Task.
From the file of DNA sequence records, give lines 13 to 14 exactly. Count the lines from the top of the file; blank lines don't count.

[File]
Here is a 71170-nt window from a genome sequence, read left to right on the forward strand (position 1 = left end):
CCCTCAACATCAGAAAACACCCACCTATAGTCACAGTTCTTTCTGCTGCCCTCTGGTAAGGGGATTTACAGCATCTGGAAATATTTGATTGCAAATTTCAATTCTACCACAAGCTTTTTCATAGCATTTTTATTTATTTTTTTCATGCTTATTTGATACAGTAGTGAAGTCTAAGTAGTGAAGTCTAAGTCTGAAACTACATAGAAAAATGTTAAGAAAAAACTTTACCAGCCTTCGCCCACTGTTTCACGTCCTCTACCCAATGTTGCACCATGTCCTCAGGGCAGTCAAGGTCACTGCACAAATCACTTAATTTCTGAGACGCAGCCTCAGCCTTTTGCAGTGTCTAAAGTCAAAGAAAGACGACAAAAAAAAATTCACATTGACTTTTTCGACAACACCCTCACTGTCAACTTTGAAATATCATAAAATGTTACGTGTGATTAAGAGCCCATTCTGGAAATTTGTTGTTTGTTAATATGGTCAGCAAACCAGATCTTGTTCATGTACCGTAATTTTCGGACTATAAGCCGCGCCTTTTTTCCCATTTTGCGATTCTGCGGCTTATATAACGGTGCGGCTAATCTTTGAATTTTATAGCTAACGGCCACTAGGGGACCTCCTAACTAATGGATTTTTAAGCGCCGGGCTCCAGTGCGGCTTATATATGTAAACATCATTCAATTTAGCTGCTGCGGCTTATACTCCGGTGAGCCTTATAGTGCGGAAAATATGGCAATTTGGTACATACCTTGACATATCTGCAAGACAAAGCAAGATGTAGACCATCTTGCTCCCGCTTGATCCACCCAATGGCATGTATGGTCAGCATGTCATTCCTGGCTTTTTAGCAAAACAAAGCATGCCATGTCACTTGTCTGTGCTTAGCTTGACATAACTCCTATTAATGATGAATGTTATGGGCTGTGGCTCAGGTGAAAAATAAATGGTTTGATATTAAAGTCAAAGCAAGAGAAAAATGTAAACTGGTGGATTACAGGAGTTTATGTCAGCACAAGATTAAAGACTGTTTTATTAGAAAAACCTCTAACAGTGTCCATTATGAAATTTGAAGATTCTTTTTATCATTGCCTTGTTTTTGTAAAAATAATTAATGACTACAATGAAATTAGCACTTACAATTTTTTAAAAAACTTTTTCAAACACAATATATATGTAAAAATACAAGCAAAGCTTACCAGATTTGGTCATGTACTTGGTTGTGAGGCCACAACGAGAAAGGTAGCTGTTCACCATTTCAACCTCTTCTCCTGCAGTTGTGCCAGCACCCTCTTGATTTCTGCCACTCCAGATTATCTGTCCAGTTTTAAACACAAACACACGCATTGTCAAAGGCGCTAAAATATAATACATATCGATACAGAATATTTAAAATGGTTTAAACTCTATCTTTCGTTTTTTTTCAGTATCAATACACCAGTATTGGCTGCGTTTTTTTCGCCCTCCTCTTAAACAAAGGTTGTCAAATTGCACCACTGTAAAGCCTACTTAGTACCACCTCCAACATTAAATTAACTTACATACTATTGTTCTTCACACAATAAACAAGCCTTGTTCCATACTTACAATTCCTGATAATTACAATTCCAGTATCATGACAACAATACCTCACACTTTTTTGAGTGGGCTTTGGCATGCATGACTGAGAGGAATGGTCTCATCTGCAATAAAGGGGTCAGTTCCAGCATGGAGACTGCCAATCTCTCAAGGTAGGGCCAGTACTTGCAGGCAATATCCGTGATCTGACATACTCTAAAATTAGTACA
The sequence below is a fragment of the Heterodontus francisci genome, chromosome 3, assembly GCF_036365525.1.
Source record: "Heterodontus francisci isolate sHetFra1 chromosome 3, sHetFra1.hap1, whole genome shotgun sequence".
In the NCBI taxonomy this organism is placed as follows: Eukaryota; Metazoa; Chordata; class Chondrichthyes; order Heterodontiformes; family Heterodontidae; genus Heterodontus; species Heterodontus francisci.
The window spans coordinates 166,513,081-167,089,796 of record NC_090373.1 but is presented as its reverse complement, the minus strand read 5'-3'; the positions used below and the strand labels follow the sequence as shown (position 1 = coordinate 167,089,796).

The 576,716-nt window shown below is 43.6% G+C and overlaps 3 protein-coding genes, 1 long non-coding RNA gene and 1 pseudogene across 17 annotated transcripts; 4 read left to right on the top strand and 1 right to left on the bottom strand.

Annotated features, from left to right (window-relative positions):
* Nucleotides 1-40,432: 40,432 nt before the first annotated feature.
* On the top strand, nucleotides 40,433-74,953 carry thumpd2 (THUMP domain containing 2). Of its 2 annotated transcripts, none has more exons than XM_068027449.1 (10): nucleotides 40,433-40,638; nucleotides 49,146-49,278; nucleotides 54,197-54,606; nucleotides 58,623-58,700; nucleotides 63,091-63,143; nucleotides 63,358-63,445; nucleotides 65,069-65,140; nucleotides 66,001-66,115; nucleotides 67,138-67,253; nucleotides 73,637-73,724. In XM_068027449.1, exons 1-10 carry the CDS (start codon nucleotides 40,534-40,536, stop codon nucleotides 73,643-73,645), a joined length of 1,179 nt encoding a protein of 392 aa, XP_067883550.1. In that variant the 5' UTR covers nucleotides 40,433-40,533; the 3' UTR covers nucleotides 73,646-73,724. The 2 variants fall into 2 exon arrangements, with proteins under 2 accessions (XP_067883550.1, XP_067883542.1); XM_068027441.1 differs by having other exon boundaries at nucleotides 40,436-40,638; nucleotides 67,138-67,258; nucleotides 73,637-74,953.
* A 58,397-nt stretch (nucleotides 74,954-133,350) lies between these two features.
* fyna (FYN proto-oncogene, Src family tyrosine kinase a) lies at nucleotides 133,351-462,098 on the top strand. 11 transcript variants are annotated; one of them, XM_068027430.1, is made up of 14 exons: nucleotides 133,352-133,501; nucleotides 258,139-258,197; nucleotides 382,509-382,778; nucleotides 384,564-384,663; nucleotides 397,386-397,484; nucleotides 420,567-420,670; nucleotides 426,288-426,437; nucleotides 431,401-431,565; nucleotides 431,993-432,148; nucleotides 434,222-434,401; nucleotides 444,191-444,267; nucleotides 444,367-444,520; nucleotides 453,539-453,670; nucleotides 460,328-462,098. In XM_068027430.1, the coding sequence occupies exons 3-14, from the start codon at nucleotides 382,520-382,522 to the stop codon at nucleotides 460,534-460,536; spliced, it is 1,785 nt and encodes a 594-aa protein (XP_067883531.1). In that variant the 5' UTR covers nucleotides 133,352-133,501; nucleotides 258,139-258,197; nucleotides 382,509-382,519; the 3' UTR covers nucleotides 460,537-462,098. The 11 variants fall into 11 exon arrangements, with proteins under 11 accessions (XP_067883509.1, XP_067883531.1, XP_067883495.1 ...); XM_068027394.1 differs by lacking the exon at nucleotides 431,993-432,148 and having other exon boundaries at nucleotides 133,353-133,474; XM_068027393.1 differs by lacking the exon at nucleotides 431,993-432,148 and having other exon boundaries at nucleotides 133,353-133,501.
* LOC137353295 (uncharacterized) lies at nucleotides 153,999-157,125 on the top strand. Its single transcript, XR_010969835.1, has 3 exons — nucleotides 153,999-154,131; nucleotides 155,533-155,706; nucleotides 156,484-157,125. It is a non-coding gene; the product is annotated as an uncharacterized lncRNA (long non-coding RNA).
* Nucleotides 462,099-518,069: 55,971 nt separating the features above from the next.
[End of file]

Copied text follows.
* LOC137353295 (uncharacterized) lies at nucleotides 153,999-157,125 on the top strand. Its single transcript, XR_010969835.1, has 3 exons — nucleotides 153,999-154,131; nucleotides 155,533-155,706; nucleotides 156,484-157,125. It is a non-coding gene; the product is annotated as an uncharacterized lncRNA (long non-coding RNA).
* Nucleotides 462,099-518,069: 55,971 nt separating the features above from the next.